Various Artists – I’ll Be Your Mirror: A Tribute To The Velvet Underground & Nico

The VU’s debut covered – vividly, viciously

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For many years, Hal Willner co-ordinated the music sketches on revered US TV sketch show Saturday Night Live. At other times he could be found curating multi-cast tributes to the work of songwriters such as Leonard Cohen, Charles Mingus, Kurt Weill and Thelonious Monk. Or convincing The Replacements to sing Disney tunes. Or soundtracking Robert Altman films. Or producing albums for Marianne Faithfull, Laurie Anderson and Allen Ginsberg. His skill was in the art of combination – matching artists to other artists, or to specific songs, certain sounds to other sounds, or to situations.

One of the enduring musical partnerships of Willner’s life was with Lou Reed. The pair first collaborated in 1985, for Reed’s take on Weill’s September Song, and continued to his final four albums, and his RCA & Arista boxset in 2013; a relationship of understanding and focus, and great, attentive listening. Willner liked to describe himself as Reed’s Tonto.

It is fitting, then, that a tribute to The Velvet Underground & Nico should be Willner’s grand farewell as executive producer. I’ll Be Your Mirror is a reimagining of the Velvets’ self-titled 1967 debut in its entirety, the perfect showcase for the ludicrous extent of their influence, from Thomas Bartlett to Fontaines DC, King Princess to Kurt Vile. It is hard not to see Willner’s fingerprints across its 11 tracks: there in the pairings of Sharon Van Etten with Angel Olson, Iggy Pop with Matt Sweeney, Andrew Bird and Lucius, and in the terrific attention to sound and detail.


It begins with Michael Stipe’s stunning interpretation of Sunday Morning. Opening with clarinet rather than celesta, and lifted by flickering synths, the track ranges from lugubrious to regretful and back, Stipe’s voice seemingly cast in pale, early light. Beneath it runs a bassline that intriguingly owes more to Walk On The Wild Side than the song Stipe is covering.

It was the Village Voice critic Richard Goldstein who famously likened Nico’s voice to “a cello getting up in the morning”, and something similar could be said here of the beautifully crestfallen tone of Sharon Van Etten. On Femme Fatale it’s swaddled in strings and buffered by both Olson’s vibrato and distinctively Van Etten-ian piano chords. There’s a certain glee to some of these covers – Matt Berninger delivers a gloriously freewheeling I’m Waiting For The Man, sounding half-giddy to be allowed to touch the hem of this song’s garment. Similarly, it’s hard not to be swept up by Kurt Vile and the Violators scurrying exuberantly through Run Run Run. Meanwhile, Andrew Bird and Lucius suck the marrow of Venus In Furs: by turns gloweringly sinister then deeply rousing.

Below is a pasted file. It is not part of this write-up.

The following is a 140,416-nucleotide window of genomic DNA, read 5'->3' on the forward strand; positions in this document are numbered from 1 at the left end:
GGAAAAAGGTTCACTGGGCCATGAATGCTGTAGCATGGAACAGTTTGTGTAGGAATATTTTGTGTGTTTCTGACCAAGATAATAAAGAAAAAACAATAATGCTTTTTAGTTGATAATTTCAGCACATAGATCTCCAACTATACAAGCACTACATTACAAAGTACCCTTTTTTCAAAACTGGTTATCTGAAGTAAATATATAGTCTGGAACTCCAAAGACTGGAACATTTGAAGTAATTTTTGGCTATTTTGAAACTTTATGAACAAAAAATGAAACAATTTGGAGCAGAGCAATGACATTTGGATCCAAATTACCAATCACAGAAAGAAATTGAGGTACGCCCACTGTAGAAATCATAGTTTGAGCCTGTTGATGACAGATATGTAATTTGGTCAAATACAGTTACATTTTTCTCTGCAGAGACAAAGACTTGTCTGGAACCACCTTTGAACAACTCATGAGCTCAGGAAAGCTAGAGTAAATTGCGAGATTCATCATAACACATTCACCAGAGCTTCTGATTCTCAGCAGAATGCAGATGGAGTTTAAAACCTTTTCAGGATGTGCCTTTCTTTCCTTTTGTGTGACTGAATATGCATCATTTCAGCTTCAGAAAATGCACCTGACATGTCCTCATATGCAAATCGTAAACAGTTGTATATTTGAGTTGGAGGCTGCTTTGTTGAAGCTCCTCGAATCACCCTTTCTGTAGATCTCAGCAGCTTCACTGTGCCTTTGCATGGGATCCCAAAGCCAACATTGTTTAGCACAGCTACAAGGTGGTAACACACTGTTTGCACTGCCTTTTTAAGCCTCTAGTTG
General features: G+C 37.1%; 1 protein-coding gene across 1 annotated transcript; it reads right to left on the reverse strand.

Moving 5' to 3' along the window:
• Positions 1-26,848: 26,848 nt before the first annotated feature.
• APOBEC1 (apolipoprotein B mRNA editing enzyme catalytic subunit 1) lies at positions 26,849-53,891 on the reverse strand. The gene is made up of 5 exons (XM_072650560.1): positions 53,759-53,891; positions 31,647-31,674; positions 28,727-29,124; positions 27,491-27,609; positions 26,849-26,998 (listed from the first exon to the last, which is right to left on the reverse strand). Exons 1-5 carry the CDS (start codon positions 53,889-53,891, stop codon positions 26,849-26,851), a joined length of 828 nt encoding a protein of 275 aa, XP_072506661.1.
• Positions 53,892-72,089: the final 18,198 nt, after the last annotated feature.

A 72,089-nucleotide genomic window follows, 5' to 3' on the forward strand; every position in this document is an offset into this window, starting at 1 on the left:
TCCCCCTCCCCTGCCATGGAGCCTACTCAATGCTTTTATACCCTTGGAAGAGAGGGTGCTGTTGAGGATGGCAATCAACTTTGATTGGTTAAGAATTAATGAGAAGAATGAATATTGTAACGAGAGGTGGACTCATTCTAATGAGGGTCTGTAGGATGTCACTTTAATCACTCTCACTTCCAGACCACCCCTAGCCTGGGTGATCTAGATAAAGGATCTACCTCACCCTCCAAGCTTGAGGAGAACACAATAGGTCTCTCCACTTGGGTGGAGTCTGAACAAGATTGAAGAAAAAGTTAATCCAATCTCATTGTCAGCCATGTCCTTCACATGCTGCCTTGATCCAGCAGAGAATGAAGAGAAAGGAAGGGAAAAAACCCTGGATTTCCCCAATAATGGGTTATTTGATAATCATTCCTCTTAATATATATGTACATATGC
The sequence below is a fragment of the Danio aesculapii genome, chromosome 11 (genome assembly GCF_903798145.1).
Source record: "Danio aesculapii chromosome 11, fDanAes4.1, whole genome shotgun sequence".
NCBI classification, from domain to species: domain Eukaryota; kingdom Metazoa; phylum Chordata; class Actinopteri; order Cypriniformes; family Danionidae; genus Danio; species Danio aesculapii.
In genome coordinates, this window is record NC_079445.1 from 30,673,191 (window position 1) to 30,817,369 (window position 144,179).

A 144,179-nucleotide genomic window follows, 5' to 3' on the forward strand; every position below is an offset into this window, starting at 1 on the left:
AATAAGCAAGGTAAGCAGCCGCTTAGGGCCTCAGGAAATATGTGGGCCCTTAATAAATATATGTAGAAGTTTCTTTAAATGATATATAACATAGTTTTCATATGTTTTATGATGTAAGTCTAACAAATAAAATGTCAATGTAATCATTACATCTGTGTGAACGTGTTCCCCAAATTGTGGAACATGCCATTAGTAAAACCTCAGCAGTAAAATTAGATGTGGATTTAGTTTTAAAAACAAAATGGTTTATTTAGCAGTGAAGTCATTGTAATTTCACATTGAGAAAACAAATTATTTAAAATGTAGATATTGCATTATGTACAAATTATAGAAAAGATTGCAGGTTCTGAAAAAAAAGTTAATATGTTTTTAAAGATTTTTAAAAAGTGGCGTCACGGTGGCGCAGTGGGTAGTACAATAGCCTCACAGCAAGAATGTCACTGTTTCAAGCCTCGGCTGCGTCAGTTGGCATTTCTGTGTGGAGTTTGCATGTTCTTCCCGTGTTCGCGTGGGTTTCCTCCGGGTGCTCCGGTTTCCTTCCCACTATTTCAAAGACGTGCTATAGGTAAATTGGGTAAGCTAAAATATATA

The tracks that fly highest here are in fact the least faithful, more subversive – St Vincent and Thomas Bartlett’s extravagant reimagining of All Tomorrow’s Parties calls to mind Laurie Anderson or Robert Ashley, a condensed avant-garde opera that moves from paranoia to celestial beauty.

Although Courtney Barnett’s version of I’ll Be Your Mirror lacks the twinkling wonder of the original, her more prosaic take allows us to find at the heart of the song a romantic simplicity that, for all the nihilistic trappings, the drugs, the deviancy and the whiplash, often powered Reed’s writing.

Later, Fontaines DC’s extraordinary version of The Black Angel’s Death Song is delivered as if sweaty-toothed and spoiling for violence, all gathering clouds and gathering rage, hisses and handclaps and scissors (yes, scissors) from Grian Chatten, the predatory curl of Conor Curley’s harmonium, Dan Carey’s impeccable production. It is a song reborn.

Whenever Willner talked about Reed, he spoke of the songwriter’s passion for life and for living. What is particularly affirming about this tribute album is that it is so astoundingly, writhingly, sometimes viciously alive; the songs of Reed, Cale, Tucker, Morrison and Nico not preserved in aspic but, thanks in no small part to Willner, given fresh breath, new blood.


Some years ago, Willner recalled how Reed’s highest musical compliment praised the sheer effort of a musician. Listening to records, he would turn to his Tonto and say, “Hal, you’ve got to listen to this! They’re really trying!” Perhaps, then, this is the greatest way to recommend I’ll Be Your Mirror: you’ve got to listen to this, because they are all really, really trying.


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